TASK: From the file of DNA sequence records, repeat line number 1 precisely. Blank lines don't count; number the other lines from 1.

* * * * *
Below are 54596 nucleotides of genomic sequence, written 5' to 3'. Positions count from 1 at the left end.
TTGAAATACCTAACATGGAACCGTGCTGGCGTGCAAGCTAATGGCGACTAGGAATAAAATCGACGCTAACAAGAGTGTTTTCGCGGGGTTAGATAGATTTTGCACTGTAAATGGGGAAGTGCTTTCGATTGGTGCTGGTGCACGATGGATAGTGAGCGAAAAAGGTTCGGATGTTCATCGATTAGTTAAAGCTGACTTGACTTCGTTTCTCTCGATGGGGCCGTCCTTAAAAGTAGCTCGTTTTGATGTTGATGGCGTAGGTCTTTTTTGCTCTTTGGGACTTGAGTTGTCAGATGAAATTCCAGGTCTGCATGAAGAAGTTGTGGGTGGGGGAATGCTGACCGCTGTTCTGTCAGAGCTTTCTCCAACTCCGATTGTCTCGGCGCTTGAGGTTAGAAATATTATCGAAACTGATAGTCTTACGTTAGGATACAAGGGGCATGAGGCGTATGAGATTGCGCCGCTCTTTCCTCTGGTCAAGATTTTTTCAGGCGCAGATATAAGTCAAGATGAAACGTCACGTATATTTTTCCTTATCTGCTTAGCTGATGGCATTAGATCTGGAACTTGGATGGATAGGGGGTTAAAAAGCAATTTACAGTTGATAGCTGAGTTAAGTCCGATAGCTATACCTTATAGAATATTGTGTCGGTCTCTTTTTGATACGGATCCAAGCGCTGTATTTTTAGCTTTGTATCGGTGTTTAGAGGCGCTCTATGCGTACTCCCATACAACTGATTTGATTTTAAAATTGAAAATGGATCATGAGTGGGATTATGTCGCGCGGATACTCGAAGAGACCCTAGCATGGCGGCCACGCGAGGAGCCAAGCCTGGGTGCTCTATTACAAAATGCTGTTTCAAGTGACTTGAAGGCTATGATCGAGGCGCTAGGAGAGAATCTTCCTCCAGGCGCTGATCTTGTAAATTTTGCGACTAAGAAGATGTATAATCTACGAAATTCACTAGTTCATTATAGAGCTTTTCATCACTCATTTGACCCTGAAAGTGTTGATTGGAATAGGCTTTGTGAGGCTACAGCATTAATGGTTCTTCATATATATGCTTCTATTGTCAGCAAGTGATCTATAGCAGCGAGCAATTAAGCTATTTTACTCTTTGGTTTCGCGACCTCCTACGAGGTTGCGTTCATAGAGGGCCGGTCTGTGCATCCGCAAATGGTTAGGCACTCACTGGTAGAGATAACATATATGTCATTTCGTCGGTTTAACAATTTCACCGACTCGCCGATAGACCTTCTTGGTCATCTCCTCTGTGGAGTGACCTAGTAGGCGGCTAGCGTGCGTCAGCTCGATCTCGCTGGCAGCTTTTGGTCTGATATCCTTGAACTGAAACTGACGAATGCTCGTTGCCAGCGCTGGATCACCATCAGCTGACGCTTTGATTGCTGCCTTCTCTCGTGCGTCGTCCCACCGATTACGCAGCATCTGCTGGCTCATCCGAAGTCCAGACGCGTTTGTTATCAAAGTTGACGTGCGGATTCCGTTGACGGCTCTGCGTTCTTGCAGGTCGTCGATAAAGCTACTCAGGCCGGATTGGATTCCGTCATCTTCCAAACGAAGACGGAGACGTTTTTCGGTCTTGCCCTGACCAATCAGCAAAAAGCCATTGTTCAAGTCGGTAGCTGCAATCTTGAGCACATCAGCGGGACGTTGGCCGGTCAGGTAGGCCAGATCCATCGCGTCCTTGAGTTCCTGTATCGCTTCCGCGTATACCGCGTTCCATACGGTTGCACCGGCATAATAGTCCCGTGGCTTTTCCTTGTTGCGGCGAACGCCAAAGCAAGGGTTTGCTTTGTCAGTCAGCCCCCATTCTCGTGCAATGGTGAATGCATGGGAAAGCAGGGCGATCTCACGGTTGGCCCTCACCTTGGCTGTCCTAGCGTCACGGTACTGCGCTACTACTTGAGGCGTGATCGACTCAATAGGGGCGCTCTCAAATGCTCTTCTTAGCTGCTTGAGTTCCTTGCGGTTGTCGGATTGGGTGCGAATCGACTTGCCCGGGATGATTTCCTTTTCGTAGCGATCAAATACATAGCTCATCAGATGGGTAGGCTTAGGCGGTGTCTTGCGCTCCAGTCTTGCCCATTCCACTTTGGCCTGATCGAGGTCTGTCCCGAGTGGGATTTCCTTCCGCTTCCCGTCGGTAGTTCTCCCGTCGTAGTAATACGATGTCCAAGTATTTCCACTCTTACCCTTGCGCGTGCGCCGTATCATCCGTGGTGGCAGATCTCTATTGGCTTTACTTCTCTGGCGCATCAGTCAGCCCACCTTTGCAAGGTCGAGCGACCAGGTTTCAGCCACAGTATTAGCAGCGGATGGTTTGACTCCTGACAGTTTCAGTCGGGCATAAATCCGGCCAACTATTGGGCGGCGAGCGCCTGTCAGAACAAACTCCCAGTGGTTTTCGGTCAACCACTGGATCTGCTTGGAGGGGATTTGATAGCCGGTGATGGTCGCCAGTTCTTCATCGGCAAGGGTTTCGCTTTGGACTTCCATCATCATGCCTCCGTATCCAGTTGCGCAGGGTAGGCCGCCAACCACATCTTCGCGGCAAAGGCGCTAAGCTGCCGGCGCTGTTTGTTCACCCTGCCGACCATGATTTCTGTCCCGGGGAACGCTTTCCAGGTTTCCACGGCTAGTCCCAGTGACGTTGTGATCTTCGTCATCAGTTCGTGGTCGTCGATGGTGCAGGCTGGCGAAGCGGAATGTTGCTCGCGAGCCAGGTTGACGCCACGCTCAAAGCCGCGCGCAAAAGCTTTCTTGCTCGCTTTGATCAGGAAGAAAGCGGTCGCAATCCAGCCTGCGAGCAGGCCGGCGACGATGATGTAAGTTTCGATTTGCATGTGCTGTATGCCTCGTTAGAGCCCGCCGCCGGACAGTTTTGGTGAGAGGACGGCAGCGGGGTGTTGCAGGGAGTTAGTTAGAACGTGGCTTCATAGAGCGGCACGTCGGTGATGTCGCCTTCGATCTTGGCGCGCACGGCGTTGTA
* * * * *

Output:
Below are 54596 nucleotides of genomic sequence, written 5' to 3'. Positions count from 1 at the left end.